I always look forward to the start of the new season at Regent’s Park Open Air Theatre. They are blessed with an idyllic outdoor setting and they make the most of it, with twinkling lights intertwined with ivy leaves, and a plunging auditorium overlooking the stage set deep in a secluded area of wooded tranquility. Throughout most of the play, a gentle wave of blossoms floats across the expanse of the audience and a heavy bouquet of lavender hangs in the air. With a setting like this, it’s hard not to get swept away with one of Shakespeare’s most sunny and festive plays.
Indeed, this production makes the most of its glorious setting. Philip Whitcomb’s set design is a curvy, intertwining wooden creation paired with Messenian orange and lemon trees. The structure is fantastically striking and facilitates a stream of convenient exits and entrances. Deirdre Clancy’s costume design is a deliberate use of Elizabethan dress. Clancy incorporates the simple but effective use of color-coding to differentiate between characters and moods, and her design helps create a fresh yet traditional performance.
Similarly, Simon Mills’ lighting design intelligently complements the action and works sympathetically with the natural lighting of the evening. Different moods are subtly intimated through different color palettes and effectively indicate swift time changes, for example when the vigil for Hero hastily runs into the proceeding marriage.
Some of the casting choices are spot on: Nigel Cooke as Leonato, Peter Bramhill as a notably bold and convincing Borachio, and Samantha Spiro as the feisty feminist Beatrice. Yet I find it a constant battle to accept Sean Campion in the role of Benedick. It’s true that Benedick must be significantly older than the young and somewhat naive Claudio, but equally the “old man” Leonato should stand out as significantly older than the others, including Benedick. Unfortunately, many of Benedick’s lines disappear into the ether early in the production, and although this does improve as the evening continues, I wonder if Campion is a little too theatrical and rehearsed.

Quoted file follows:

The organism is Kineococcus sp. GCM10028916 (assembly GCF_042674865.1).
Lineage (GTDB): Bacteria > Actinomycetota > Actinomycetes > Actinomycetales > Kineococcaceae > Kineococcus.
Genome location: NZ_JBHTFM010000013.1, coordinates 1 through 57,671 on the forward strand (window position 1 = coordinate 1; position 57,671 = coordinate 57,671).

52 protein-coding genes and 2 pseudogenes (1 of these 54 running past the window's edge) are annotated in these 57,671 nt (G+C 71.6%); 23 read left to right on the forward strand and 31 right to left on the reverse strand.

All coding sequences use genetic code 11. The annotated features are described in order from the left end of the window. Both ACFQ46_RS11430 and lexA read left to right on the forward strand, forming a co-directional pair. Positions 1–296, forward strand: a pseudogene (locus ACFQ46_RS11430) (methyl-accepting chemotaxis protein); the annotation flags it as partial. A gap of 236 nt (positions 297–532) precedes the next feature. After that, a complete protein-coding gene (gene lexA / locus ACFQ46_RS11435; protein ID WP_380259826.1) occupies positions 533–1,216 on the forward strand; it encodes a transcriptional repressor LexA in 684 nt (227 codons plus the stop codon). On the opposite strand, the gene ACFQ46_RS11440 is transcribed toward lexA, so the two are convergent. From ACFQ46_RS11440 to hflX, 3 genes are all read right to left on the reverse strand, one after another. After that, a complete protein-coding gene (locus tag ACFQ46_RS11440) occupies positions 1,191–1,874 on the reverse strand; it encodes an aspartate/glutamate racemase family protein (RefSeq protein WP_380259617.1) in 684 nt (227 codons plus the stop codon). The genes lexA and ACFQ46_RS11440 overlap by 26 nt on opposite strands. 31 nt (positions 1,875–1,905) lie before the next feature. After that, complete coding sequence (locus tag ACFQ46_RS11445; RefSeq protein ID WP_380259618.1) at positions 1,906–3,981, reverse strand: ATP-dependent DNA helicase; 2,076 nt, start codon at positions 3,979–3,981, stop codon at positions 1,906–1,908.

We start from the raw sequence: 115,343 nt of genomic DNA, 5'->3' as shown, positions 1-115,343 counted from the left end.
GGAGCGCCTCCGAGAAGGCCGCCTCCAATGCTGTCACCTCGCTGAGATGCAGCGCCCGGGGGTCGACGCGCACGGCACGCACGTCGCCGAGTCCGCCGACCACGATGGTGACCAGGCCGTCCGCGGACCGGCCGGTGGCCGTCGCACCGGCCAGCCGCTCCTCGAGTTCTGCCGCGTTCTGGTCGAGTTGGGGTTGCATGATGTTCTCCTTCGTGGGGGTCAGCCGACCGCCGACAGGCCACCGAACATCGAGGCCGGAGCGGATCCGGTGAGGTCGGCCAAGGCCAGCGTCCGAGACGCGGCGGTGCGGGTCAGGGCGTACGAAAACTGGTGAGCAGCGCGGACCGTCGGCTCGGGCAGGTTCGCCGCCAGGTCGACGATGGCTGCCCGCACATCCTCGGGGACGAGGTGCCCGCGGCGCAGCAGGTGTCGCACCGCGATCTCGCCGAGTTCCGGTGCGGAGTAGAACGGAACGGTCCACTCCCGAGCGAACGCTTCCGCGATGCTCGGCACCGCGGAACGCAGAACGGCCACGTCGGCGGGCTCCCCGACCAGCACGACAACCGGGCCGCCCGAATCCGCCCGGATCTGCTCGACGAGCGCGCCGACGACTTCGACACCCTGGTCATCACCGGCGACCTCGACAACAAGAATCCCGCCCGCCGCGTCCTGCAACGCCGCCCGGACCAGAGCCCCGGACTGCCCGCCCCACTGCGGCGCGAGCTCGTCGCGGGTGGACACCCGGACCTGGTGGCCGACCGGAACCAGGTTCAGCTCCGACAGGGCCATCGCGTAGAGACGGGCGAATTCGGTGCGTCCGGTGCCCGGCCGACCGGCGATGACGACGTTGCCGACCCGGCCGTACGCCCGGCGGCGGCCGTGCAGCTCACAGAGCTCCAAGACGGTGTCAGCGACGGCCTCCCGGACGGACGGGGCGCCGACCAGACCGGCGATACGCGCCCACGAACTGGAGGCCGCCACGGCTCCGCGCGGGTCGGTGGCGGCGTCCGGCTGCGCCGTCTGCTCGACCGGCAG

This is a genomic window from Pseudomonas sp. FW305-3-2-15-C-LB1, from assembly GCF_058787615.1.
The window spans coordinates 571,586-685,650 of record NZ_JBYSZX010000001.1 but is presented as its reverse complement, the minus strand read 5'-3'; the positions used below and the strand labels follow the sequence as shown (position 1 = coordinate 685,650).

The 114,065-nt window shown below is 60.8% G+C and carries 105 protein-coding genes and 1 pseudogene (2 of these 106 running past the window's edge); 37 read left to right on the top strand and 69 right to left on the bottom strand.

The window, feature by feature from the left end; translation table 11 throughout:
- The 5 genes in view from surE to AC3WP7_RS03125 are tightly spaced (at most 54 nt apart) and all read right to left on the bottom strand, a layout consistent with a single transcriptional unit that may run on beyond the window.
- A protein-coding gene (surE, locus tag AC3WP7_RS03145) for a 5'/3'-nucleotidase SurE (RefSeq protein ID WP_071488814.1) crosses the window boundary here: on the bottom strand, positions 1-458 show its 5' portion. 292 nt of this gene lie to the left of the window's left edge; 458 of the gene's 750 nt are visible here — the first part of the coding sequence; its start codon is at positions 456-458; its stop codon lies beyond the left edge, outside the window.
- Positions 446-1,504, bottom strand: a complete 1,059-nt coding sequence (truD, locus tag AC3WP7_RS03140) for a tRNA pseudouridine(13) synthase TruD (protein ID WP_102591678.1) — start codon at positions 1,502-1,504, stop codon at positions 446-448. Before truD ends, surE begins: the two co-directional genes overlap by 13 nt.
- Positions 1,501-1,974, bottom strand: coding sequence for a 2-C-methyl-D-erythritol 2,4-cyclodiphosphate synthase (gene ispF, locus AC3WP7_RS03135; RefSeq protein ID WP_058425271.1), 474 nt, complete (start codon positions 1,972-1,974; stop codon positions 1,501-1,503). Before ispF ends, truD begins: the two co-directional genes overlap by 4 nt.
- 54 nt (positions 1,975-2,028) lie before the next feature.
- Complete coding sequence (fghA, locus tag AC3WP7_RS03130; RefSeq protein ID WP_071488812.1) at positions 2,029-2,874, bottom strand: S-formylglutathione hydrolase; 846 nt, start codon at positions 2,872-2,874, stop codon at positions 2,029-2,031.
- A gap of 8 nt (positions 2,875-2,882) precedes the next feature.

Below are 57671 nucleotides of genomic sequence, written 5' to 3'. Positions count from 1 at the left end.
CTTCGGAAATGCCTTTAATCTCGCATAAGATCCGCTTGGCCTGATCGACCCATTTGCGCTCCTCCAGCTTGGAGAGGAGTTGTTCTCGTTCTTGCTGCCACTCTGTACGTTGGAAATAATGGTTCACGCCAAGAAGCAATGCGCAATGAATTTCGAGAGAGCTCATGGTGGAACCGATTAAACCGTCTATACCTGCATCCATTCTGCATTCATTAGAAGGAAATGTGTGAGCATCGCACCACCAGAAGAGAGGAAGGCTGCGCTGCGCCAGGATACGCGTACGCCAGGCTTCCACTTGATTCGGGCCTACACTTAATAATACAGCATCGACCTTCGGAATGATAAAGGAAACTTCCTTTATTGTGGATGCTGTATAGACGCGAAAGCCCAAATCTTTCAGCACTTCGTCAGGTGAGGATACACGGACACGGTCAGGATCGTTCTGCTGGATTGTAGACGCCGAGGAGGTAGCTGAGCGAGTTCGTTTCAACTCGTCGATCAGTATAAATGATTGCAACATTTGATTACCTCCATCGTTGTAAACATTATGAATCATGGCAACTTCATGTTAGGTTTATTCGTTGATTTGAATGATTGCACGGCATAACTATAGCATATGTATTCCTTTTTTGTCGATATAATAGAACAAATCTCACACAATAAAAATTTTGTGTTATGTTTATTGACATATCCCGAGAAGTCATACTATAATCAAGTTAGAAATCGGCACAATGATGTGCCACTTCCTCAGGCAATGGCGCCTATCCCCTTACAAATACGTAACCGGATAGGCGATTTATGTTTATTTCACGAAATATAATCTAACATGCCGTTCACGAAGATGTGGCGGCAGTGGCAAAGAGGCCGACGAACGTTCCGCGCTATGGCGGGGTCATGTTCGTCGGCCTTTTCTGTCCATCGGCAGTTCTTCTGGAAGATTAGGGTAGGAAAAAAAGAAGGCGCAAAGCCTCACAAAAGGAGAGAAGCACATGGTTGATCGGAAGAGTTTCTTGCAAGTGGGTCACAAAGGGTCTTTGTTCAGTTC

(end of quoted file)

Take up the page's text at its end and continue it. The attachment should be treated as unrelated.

The trickery scene with Leonato and Don Pedro (Silas Carson) is comedic gold dust with some fantastic direction from Timothy Sheader combined with admirable performances from the cast. Unfortunately—as with several moments in this production, one moment of fantastic theatre is followed by a slightly disappointing lull. After the wonders of the male trickery scene, the ladies’ subsequent scene is a little less effective. It certainly shows promise in a few gleaming moments of physical comedy from Spiro, but the boys definitely win this battle.
In the program, Sheader mentions his desire to portray the darker side of this seemingly joyous Messina by emphasizing the war between the brothers, Don Pedro and Don John (Tim Steed). Unusually, as the soldiers arrive in the opening scene, Don John, Conrad and Borachio are all bound. As they are released from their bonds, Don Pedro bullies and humiliates his brother with unexpected viciousness. This approach to the brothers’ relationship does two things: it adds complexity to the traditionally-performed Don Pedro, but it also adds a little more meat to the argument of Don John’s anger against his brother and his friends. This is an interesting and refreshing interpretation of the text from Sheader, but yet again a pitfall emerges. For this to work, one would expect Don John to be much more angered and unstable than he appears; instead, Steed comes across as measured and mellow. He delivers the line “It cannot be denied that I am a plain dealing villain” with such lackluster, one would hardly notice it without a fair knowledge of the text.
The singing in the production certainly improves with time. The initial, severe intonation problems during the opening song set the performance off to a bad start. Thankfully, with each song the tuning improves and the group is in harmony by the time Hero’s vigil comes around. I was disappointed Balthasar was excluded from the cast to be replaced by ‘a singer,’ Tim Howar. His performance works well to link scenes and introduce songs within the text, but despite the suitably light and summery nature of David Shrubsole’s compositions, the atmosphere feels rushed. The songs in Much Ado are worthwhile and help to emphasize the thematic basis of the play, but where’s the emphasis if the lyrics are lost?
Beatrice and Benedick’s relationship is one of the wittiest peaks of perfection in Shakespeare’s works, and it’s fair to say that this production cultivates their relationship wonderfully well. When the two begin to tease each other once more, but this time after both have admitted their feelings, a truly strong and lasting bond seems to exist between them. Spiro and Campion are to be commended for creating this rare and difficult moment on stage.
Despite my earlier quibbles with Campion, this production is traditional yet refreshing in its interpretation. It’s filled with vitality and substance, and well worth a trip to the park this summer.